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Astana, Kazakhstan • 28 February, 2024 | 20:27

Dina Oraz on How to Resonate with Modern Young Readers

The Kazakh children’s author speaks on importance of empathy and honesty in literature

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Collage by QazMonitor (Courtesy of Dina Oraz)
Collage by QazMonitor (Courtesy of Dina Oraz)

It’s impossible to find a person born and raised in Kazakhstan who is not familiar with My name is Kozha by Berdibek Sokpakbayev, or such a satirical folklore character as Aldar Kose. Many of us should remember several of the plethora of Kazakh fables we heard when we were kids. The works of Kazakh children’s authors eventualy found their way onto TV screens, YouTube series and even comic books. While new forms of video and interactive content for children are thriving, full of flashy characters and fast-paced montages fighting for the kids’ attention, the children’s book authors in Kazakhstan still win acclaim of their young audience.

Dina Oraz (Dinara Orazbekova), a children’s author based in Astana, can shape minimalist and playful reflection of the world in poems and stories relatable to today’s children. Some of the author’s works have been translated into English, Kazakh, Kyrgyz, Turkish, Azerbaijani, Belarusian, Ukrainian and Latvian languages. Her short stories cover important concepts for the young audience to learn about, such as friendship, compassion, and empathy.

QazMonitor sat down with the author to talk about her creative journey, what stories captivate today’s children, why it is important to address their interests and speak their language.

Courtesy of Dina Oraz
Courtesy of Dina Oraz

How exactly did your journey as a children's author begin?

My youngest daughter motivated me. When she was born — my third child — she was fidgety, very curious, very active and I liked playing, singing songs with her and all that. [...] And then one day, when we were going for a walk together, I came up with the first poems about her. I wrote them down, posted them on the Internet to see how it would turn out. And as people were reading them, they started leaving some feedback, they liked it, liked what I wrote about the child… As I shared more poems some people commented: “Your poems are good, why don’t you publish a children’s book?” And I thought “A book? How can I write a book?” I hadn’t been actually planning to publish a book, but I decided to give it a try.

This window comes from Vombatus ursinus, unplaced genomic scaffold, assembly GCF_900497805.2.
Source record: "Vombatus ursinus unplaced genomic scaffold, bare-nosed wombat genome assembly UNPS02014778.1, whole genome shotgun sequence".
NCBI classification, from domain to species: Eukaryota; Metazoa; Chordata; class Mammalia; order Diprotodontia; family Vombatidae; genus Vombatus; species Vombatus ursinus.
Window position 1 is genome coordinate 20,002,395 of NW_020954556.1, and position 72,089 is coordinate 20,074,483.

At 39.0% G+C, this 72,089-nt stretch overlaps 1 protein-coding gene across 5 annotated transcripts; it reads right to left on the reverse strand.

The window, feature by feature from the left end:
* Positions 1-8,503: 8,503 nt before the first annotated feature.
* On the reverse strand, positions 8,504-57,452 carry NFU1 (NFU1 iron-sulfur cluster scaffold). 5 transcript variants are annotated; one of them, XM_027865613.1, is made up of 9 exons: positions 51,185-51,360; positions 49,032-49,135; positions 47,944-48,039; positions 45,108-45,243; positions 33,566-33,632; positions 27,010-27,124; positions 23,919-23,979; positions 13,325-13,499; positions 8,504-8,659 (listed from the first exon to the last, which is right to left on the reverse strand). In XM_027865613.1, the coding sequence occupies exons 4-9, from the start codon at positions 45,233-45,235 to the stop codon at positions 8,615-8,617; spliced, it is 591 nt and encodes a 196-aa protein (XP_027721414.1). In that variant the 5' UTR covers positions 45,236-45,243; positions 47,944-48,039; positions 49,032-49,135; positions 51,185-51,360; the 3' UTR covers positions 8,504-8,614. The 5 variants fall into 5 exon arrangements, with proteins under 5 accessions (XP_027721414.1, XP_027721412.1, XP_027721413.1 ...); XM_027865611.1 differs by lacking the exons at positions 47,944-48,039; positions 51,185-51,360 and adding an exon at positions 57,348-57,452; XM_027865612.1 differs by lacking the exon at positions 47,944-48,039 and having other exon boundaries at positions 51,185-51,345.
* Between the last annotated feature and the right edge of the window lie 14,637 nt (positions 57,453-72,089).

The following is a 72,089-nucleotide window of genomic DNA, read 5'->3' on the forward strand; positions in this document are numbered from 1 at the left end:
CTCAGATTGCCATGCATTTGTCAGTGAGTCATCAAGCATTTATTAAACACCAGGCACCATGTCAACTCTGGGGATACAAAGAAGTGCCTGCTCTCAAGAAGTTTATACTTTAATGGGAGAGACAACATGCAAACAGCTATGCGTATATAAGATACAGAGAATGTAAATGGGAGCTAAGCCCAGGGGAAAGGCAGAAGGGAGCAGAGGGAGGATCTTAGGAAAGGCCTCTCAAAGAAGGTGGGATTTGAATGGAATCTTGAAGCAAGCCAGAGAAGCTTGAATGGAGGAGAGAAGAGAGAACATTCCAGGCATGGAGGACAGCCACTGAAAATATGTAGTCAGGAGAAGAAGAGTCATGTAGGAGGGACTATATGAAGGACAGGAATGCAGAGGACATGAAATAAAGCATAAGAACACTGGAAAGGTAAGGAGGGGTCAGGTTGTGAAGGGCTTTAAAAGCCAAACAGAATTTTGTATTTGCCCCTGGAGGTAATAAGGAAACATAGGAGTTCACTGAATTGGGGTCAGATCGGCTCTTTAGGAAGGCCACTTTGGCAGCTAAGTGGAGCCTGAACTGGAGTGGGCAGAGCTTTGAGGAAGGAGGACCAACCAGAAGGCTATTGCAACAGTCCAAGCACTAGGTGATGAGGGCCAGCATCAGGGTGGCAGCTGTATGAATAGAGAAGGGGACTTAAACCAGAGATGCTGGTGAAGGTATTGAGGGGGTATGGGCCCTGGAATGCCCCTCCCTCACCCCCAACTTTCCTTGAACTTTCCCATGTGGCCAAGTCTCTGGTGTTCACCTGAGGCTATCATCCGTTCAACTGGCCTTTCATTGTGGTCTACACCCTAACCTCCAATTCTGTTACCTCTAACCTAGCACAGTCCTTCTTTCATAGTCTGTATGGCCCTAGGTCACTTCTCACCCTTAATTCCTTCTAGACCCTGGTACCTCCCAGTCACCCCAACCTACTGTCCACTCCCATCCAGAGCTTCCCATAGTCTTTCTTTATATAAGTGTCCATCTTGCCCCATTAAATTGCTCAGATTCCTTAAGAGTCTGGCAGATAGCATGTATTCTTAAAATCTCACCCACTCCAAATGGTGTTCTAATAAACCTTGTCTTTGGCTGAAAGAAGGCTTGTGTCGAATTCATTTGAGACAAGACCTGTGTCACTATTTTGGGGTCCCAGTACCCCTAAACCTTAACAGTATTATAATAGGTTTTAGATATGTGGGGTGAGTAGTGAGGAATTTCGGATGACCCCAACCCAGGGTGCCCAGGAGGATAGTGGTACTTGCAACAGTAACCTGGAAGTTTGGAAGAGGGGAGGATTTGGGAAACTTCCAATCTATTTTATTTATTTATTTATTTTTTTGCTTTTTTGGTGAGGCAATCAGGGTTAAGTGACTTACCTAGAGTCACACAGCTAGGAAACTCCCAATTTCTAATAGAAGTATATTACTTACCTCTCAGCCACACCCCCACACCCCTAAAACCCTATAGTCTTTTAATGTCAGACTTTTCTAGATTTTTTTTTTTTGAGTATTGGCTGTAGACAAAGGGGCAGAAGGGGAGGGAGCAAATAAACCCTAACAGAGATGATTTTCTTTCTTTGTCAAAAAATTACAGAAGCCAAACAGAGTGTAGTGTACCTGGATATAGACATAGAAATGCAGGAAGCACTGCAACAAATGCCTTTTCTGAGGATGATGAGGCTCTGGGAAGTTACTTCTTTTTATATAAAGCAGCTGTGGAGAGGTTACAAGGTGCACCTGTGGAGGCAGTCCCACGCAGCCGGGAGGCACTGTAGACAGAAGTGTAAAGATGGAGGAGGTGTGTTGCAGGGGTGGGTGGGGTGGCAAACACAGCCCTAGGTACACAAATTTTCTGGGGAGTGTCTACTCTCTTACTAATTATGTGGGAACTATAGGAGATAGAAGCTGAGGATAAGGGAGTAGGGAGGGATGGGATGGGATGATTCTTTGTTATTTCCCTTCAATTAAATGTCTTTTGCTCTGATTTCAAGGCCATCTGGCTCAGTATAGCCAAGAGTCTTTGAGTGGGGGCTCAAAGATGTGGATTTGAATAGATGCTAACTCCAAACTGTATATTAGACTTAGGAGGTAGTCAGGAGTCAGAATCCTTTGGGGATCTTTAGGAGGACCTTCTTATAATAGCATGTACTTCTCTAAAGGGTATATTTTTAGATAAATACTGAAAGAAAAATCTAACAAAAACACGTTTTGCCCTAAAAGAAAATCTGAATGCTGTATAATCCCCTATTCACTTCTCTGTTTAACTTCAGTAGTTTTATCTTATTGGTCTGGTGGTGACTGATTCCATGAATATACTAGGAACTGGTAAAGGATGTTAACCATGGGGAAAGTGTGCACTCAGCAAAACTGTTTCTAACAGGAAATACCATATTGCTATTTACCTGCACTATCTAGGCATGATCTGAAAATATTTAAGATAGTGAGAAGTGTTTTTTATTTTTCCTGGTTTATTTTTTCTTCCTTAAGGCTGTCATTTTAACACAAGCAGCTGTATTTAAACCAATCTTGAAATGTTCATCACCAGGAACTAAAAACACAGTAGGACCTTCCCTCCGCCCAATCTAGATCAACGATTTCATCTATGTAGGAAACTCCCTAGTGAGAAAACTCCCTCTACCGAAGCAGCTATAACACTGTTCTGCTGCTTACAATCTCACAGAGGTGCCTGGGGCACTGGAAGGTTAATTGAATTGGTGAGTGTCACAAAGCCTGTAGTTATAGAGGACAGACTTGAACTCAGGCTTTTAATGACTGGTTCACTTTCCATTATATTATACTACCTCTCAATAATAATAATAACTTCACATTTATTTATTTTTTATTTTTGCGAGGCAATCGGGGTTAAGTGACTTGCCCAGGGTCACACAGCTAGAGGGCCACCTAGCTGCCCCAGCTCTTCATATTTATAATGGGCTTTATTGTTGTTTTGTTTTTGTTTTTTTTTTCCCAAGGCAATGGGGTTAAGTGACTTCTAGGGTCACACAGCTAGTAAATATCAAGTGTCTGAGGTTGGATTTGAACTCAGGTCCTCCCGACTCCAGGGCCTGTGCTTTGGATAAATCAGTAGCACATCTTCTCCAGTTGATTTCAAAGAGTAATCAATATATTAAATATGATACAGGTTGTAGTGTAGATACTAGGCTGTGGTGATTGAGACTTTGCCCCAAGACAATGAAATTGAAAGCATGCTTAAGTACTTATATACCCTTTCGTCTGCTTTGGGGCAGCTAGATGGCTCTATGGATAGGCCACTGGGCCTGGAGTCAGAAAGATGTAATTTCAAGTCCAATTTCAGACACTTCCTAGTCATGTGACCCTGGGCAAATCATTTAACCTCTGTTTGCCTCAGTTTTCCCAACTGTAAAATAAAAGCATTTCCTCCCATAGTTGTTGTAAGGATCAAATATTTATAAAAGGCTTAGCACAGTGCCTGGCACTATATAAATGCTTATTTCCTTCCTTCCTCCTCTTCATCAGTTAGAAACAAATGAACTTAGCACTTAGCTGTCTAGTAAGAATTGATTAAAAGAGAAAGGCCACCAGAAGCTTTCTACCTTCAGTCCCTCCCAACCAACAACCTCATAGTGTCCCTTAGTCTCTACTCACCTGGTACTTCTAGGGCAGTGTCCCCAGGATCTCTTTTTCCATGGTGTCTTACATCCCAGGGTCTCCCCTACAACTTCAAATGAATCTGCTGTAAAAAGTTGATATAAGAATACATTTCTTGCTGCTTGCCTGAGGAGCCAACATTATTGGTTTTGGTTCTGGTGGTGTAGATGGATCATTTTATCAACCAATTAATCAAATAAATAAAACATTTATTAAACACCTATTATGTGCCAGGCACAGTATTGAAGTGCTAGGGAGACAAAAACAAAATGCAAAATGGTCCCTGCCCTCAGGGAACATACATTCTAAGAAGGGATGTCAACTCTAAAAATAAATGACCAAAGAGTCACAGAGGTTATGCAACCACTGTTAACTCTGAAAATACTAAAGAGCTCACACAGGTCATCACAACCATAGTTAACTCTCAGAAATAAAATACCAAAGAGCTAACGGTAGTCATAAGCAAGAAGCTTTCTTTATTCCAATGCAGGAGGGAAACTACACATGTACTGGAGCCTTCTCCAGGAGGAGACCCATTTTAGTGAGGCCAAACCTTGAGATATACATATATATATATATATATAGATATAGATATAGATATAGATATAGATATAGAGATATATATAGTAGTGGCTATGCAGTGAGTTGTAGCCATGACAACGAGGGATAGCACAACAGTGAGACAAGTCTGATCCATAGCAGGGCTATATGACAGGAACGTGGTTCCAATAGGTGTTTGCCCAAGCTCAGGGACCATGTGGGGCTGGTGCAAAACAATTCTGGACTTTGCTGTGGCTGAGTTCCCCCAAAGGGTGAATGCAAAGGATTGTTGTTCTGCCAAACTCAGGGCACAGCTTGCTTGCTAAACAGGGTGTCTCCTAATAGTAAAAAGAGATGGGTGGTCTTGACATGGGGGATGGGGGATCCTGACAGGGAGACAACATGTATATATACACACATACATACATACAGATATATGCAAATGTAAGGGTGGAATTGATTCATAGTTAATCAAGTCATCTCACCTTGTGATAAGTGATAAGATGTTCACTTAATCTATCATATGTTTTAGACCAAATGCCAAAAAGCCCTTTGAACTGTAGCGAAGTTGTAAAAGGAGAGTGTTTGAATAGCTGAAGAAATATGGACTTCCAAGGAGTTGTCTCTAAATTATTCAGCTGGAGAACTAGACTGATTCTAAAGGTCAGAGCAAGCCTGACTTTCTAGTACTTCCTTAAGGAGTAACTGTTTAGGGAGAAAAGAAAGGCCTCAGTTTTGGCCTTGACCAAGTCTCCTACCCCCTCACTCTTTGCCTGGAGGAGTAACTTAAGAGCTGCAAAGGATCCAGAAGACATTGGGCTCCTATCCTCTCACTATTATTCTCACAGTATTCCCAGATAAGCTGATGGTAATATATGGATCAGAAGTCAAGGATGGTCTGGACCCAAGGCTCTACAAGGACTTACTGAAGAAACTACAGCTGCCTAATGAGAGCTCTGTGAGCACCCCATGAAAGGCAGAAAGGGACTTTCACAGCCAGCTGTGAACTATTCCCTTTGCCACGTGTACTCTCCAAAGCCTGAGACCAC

Some of your works have animals with human features as characters. Is it still easy to interest children in such stories as it was, say, 20 years ago?

You know, if you take any child, they really love animals. I haven't seen many children who don't… there are just no such kids! When we were kids, we all wanted to have a kitten or a dog. We were taught not to hurt cats, dogs, birds; we were taught to be compassionate towards them. And that’s probably why my characters were animals. For the most part, you see that it’s easier to communicate ideas to children this way. Because even as a child, I read plenty of fairy tales and for the most part their characters were talking animals.

When you look at these fairy tales, you understand that, basically, it is not animals that are depicted here, but people. Because every animal has some traits, and you start noticing — the fox is cunning, and the hare is kind, the bear is strong, and the wolf is fearless. And any verse, poem, or fairy tale conveys exactly the human nature.

Courtesy of Dina Oraz
Courtesy of Dina Oraz

It is easier for children to [perceive a story] with animals than people. And we have always believed, or rather our ancestors — not only the Kazakhs — that deities come to us in the form of animals, merging with [the nature] .

Are there any topics that children's literature authors should avoid? Any limitations?

No, I think that children need to be told everything as is. You need to talk to children the same way you talk to adults. If you lie about something, exaggerate, turn a blind eye to something, soon you will see children behave the same way. They will lie, and also show disregard for certain things. You need to be honest with children.

On the contrary, we learn from children. Personally, I listen to children, I hear them, and I learn a lot from them. And I'm starting to look at many things differently. There are things that adults don’t even think about that children say in their innocent expressions and phrases. They provide such clever thoughts that you have never even thought about and could not think about. And it’s as if they speak with the words of an angel or like a god.

You have a number of poems and stories in your catalog, available online and in print. Have any of them been translated into English?